Synthesis of 1-DOF hinging rigid panel structure kinematic transmissions using evolutionary algorithms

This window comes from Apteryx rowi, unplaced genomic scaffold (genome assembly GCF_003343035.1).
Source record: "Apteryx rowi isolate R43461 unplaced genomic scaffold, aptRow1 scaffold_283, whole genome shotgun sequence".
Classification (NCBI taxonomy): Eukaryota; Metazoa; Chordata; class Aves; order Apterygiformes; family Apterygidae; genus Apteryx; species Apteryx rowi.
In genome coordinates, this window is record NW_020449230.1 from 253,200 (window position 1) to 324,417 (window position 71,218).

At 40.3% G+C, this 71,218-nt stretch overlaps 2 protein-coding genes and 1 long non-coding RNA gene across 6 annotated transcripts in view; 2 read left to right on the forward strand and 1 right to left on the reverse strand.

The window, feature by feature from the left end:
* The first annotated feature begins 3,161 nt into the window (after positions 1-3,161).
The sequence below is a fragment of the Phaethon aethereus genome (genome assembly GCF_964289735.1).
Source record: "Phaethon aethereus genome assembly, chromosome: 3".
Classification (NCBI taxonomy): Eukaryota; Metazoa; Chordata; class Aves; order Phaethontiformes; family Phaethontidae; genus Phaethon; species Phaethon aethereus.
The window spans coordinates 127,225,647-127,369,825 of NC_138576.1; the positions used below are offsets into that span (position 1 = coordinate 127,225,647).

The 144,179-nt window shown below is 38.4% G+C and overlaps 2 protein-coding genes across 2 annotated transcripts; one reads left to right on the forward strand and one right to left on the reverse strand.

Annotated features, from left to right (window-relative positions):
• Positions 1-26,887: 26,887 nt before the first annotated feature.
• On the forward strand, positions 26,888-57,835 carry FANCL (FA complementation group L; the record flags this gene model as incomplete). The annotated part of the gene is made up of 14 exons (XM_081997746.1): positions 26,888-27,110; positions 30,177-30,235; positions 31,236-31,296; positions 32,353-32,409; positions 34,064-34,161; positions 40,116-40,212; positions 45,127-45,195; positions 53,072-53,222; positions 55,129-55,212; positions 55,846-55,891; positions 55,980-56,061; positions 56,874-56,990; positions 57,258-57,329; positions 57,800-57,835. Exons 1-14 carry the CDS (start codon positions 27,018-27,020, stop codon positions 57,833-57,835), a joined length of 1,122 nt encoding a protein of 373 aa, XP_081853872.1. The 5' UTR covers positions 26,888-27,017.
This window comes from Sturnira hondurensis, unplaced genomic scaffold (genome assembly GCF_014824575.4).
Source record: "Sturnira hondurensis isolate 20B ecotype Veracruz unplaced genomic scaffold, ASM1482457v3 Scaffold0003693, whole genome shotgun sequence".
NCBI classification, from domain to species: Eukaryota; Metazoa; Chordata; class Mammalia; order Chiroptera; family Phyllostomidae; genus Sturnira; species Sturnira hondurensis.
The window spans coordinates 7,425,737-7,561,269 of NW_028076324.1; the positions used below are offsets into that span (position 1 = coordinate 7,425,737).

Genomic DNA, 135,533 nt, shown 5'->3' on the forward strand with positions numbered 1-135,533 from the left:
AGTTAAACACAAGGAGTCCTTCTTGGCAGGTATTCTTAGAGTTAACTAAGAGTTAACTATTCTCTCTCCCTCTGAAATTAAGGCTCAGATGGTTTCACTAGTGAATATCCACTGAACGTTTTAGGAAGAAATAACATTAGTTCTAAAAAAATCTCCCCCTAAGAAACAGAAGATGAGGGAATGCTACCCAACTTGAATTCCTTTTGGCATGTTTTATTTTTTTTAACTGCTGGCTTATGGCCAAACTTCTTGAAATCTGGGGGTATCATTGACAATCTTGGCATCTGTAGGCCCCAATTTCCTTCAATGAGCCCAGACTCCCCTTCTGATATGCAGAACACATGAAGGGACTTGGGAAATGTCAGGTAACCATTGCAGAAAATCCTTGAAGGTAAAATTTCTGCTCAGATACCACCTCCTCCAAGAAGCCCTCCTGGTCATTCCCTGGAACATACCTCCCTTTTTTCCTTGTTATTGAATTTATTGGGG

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Origami structures are found in mechanical technology more and more often. A less strict derivative of origami are Hinging Rigid Panel Structures, which are not bound to be developable from a single flat sheet of planar material. These Hinging Rigid Panel Structures can be applied to many fields of mechanical design, and moreover are interesting for their kinematic behaviour. The benefits of using a structure that originates from pieces of flat material include but are not limited to being able to surface treat uninterrupted sections of material that can subsequently be folded into part of the structure’s configuration. In order to describe and programmatically manipulate Hinging Rigid Panel Structures and their kinematics adequately and systematically, this research takes a new and specific approach on modelling them. The Hinging Rigid Panel Structures are modelled as 1-DOF mechanisms, consisting of a base pyramid, to which 2 arms of a variable amount of pairs of triangles are attached. To sufficiently test the versatility of this method of describing Hinging Rigid Panel Structures, a classification has been set up to cover a range of kinematic input-output relations, which will be used to test algorithms against. This classification differentiates by dimension and displacement distribution over both the input and output curves, and captures all kinematic transmissions in 1545 cases. With a sample size of np = 10 randomly generated versions of each of these input-output relations and a motion path resolution of rc = 25, a data set was generated using this classification method. An evolutionary algorithm was created to navigate the solution space more efficiently than using conventional algorithms like (gradient based) hill climber algorithms. The main variables of the evolutionary algorithm like generation size (sg = 60), amount of generations (ng = 75), mutation rate amount (nm = 180) and parent splicing methods have empirically been determined. Running the optimisation for all the categories of the previously mentioned classification was done by adapting the code to be able to be run in crowd computational capacity across 17 contributors’ computers. The results show that Hinging Rigid Panel Structure mechanisms are to a certain extend able to be synthesised to generate requested transmissions, but some cases are harder to reach than others. Complex compound 3D paths are harder to optimise for than other categories, such as planar circular motions. This research lays out a valuable basis that contains all aspects to create a reasonable performing optimiser for 3-D Hinging Rigid Panel Structures that follow requested input-output relations. This research could for example be used as a starting point for developing a software package that allows designers to implement Hinging Rigid Panel Structures in their CAD designs for mechanical transmissions.